Trending March 2024 # Majority Of Publishers See Much Lower Facebook Traffic Now Vs. Last Year # Suggested April 2024 # Top 9 Popular

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Facebook organic reach is dying.

Facebook organic reach is dead.

If you want any traffic from Facebook, you have to pay for it.

We’ve been hearing variations on the above themes for a while now from marketers, brands, and publishers who have watched a flood of organic traffic become a trickle over the years.

This has been due, in part, to:

Higher competition (more brands/publishers are posting more content).

Algorithm changes meant to show less of the above and more from friends and family.

Facebook puts a premium on connecting people with their friends and family. This element is a major part of Facebook’s News Feed Values.

The social media platform also recognizes that people expect their feeds to deliver informative and entertaining stories.

In 2024 and 2024, Facebook made several algorithm updates aimed to show posts shared by friends and family higher up in the news feed – over those from publishers, brands, and other pages.

Back then, Facebook had warned that the update may cause reach and referral traffic to decline for some pages and encouraged publishers to post things that their audience are likely to share with their friends.

But it turns out, these tweaks were not the last of its kind.

Earlier this year, Facebook rolled out another major news feed algorithm update that focuses on helping users have more meaningful social interactions.

This meant showing:

More stories from friends, family, and groups.

Less public content like posts from businesses, brands, and media.

Facebook is basically saying that Pages simply producing entertaining and informative articles won’t cut it anymore. Public content from Pages must likewise encourage meaningful interactions between people.

This recent change in Facebook’s news feed algorithm left plenty of publishers and businesses reeling from notable drops in organic reach and engagement.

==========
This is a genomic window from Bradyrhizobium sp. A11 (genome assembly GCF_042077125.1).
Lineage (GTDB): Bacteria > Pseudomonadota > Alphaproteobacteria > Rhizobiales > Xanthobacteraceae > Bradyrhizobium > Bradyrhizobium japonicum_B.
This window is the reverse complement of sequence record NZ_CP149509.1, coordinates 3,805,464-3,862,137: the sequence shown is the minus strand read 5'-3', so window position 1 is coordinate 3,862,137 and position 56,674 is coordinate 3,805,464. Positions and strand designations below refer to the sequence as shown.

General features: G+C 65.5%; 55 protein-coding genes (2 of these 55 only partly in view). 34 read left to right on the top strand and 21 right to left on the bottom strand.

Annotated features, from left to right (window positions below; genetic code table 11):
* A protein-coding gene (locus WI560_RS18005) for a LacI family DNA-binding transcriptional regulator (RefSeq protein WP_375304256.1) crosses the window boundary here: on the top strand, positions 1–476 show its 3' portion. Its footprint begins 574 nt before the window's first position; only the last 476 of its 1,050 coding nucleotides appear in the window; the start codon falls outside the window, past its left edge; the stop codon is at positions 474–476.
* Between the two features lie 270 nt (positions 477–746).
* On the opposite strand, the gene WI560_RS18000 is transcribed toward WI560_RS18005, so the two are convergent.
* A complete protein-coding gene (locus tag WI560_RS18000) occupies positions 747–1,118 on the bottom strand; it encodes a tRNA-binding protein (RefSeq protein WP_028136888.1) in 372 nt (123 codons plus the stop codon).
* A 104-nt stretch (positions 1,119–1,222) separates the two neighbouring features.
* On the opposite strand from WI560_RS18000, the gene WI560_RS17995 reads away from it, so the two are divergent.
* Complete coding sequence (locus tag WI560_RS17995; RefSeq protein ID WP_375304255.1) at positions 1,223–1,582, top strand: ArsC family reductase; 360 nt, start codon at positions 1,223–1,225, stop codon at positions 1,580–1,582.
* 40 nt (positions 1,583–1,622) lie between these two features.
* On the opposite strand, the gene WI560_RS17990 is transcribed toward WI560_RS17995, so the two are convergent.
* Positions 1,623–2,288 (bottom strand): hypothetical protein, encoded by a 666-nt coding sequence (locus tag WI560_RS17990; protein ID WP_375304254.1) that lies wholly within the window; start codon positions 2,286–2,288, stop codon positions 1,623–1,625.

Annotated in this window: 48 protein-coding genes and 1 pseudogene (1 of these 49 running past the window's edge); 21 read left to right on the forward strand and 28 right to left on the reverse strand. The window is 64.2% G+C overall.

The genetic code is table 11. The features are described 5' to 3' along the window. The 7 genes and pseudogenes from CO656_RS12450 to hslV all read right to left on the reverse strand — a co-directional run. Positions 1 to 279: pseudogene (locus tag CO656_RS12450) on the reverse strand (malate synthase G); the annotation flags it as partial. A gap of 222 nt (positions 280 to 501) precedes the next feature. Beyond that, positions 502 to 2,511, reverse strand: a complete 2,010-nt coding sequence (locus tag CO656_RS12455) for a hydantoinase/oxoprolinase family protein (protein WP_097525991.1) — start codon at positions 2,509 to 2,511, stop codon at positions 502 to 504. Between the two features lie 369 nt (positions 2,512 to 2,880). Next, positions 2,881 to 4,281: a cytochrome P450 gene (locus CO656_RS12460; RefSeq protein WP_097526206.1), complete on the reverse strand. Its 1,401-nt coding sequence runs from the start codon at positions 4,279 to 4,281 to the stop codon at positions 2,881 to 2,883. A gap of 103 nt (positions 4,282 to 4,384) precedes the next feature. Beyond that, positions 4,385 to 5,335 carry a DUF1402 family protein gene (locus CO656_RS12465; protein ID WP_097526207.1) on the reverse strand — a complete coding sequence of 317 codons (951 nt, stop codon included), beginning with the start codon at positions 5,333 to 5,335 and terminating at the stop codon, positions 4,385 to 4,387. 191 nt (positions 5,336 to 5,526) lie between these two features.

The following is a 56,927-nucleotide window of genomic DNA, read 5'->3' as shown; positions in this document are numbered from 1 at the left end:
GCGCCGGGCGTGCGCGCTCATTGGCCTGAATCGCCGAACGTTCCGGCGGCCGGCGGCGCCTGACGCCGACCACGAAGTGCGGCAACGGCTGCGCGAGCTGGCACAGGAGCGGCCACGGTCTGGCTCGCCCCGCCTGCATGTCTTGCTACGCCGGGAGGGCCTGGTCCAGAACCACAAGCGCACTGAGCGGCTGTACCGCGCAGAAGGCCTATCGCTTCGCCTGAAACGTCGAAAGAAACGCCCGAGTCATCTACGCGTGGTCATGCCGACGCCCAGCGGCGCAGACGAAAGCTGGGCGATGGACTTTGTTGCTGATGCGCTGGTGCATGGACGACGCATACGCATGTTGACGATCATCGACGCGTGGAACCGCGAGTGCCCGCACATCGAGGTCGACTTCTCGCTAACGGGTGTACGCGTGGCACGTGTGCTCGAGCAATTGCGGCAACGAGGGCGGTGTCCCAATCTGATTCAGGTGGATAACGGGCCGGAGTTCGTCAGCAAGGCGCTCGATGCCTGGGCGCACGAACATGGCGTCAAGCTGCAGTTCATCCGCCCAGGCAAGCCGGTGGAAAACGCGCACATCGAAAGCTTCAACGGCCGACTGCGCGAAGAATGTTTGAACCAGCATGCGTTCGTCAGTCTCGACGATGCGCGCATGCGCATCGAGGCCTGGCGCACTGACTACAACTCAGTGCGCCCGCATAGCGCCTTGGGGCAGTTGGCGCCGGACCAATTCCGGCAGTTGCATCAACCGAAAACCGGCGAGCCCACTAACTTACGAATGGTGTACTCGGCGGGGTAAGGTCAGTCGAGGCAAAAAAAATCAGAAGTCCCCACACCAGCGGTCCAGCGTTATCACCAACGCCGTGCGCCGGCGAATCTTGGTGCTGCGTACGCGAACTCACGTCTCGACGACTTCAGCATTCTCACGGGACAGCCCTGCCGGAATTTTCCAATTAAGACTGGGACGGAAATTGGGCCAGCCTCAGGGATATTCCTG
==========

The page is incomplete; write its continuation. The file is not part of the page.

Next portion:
And Search Engine Journal is no exception.

Search Engine Journal’s Facebook Traffic Decline

At Search Engine Journal, when the “friends and family” algorithm was launched, we braced for the worst. We expected to lose a good chunk of our organic traffic.

For the first time in a long time, our Facebook traffic was down year on year (January 2023 vs. January 2023). But only by 2 percent. Not too bad.

But in February, traffic from Facebook was down 24 percent year over year.

We started to get worried, but things seemed to return to normal through June, where we either up slightly or about even from the prior year.

Then came July. Down 45 percent.

August was more of the same. Down 42 percent from last year.

September was better, we were only down 20 percent.

In October? Facebook traffic was down 52 percent!

Yikes!

We were able to make up some of this traffic with solid gains on Twitter and LinkedIn – but not all of it.

What the heck is going on?

Were we alone in seeing this trend?

To find out, we asked the SEJ community on Twitter.

How Do You Describe Your Current Traffic from Facebook Compared to This Time Last Year?

Here are the results from this #SEJSurveySays poll question.

According to SEJ’s Twitter audience:

37 percent stated that their traffic from Facebook is much lower now compared to this time last year.

27 percent responded that it is somewhat lower.

25 percent answered that their Facebook traffic is about the same as opposed to this time last year’s traffic.

Eleven percent of the respondents said they actually have higher Facebook traffic this year.

The Long, Steady Decline of Facebook Traffic

This problem isn’t unique to SEJ, obviously.

Other well-known publishers like BuzzFeed, HuffPost, and Mashable have all seen significant website traffic declines over the past two years, as noted by Ethan Chernofsky, Director of Corporate Marketing at SimilarWeb.

Chernofsky further highlights:

“While there are many factors behind these declines, these sites share a key trait: a heavy reliance on social traffic.”

Several third-party data show that BuzzFeed is losing overall website traffic.

According to stats shared by Recode via SimilarWeb, over 40 percent of BuzzFeed’s traffic comes from social – making it the site’s biggest traffic driver – as opposed to 22 percent of traffic from search.

That percentage is still a far cry from BuzzFeed’s heyday around four years ago, when they were getting 75 percent of their 150 million unique visitors per month through social media and Facebook was sending nearly four times the traffic as Google search.

At the time, BuzzFeed’s Founder and CEO Jonah Peretti shared that they don’t really think about SEO anymore and they have decided to optimize for social instead.

A lot has changed since then.

Now, BuzzFeed is trying to lessen its dependency on Facebook by trying to get readers to download their own mobile app and build a direct relationship with their audience.